I am now able to make this public: the second AGRA school (**A**ritmética, **Gr**upos, **A**nálisis) will be happening in Cusco in August 2015.
Here is the website.

We are still putting together funding, but we have already managed to ensure quite a bit, and so we will be able to fund quite a few graduate students and young researchers (and perhaps some that are not quite so young). Our aim is to cover the expenses of admitted applicants in South America fully, and to cover the local expenses of people from elsewhere as well.

I’m not calling it a “summer” or “winter” school, since climate at a moderate-high altitude (3400 meters over sea level) relatively close to the equatorial line simply does not follow that categorization. “Dry-season school” would have sounded a little odd, even though it would have been accurate.

(Implications: sunny, cool at night and in the early morning, no mud, no rain, and unfortunately, no mushrooms either.)

As I said: people of all genders are encouraged to apply – or, in Spanish, tod@s están invitad@s a postular, which is a rather nice way to put it, since it explicitly includes cyborgs.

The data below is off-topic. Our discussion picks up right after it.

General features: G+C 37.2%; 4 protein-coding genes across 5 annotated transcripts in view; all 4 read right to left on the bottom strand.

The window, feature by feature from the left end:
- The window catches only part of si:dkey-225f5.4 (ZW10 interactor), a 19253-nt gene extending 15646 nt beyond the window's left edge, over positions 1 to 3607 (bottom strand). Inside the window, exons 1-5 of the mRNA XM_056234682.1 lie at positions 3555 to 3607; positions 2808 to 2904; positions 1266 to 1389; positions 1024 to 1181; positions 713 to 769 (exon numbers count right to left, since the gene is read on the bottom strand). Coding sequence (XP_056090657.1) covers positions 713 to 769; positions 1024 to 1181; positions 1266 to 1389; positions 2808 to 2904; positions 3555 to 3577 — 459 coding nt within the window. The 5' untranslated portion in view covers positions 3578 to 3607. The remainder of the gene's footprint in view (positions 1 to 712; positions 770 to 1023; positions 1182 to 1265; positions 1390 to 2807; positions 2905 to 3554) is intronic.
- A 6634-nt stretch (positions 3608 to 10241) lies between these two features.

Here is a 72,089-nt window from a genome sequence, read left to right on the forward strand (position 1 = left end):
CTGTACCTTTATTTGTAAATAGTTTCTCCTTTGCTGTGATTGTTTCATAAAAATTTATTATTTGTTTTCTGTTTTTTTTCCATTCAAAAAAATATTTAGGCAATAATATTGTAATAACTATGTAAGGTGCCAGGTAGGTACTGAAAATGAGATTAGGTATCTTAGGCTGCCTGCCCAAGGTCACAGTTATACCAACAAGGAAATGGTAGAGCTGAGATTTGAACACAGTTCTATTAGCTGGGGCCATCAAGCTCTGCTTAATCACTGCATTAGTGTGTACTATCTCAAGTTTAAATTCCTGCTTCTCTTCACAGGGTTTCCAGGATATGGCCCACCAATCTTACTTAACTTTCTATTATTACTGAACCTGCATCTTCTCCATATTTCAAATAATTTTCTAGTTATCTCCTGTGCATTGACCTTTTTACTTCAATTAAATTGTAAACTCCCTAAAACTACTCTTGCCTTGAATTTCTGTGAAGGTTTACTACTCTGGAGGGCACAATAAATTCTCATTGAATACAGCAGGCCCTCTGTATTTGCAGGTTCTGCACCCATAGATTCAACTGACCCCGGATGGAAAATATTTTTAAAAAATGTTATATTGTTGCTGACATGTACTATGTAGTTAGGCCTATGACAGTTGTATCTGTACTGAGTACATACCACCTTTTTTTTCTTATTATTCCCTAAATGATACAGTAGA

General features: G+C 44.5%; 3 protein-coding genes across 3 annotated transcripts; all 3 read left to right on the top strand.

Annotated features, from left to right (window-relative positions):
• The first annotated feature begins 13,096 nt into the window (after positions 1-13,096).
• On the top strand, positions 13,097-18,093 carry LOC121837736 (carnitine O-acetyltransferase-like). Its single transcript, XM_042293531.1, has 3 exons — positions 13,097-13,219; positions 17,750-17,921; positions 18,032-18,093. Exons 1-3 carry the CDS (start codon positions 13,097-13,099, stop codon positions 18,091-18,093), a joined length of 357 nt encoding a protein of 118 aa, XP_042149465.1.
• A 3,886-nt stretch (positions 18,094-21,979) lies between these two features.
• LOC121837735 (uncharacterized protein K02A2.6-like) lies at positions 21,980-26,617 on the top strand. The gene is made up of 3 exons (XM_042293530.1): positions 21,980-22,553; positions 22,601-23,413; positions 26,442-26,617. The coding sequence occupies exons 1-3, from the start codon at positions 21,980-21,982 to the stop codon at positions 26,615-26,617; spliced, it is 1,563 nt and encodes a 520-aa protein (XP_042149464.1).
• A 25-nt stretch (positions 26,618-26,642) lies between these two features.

I hope the speakers will find they have been fairly depicted by their photograph:

This depicts the use of the Monte Carlo method to approximate an area. Many thanks to Martín Chambi!

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## About valuevar

I am a number theorist with side interests in combinatorics and group theory.

Reblogged this on Some cool math problems.

That is great news for all the scientific scene of Peru! I hope CONCYTEC will be contributing in a non trivial way to the development of the event. It might be, since now there seems to be an important change in how things work from the top.

I´ve seen the abstracts, and to me it seems that there is nothing of practical use(i.e. directly applicable) for prospective theoretical/mathematical physicists but with some effort you might relate some topics into the most theoretical parts of string theory. Although, I´m not really sure how this could be done. Any thoughts?

Hi – this is not a school in mathematical physics. At the same time, I would think a basic knowledge of group theory to be essential to most physicists, and some contact with number theory can also be useful. (Physicists seem to have an easy time getting excited about divergent series and the Riemann zeta function, for instance.) So, I could certainly see how the school could be appealing to young mathematical physicists with broad interests.

I also hope CONCYTEC will help some :).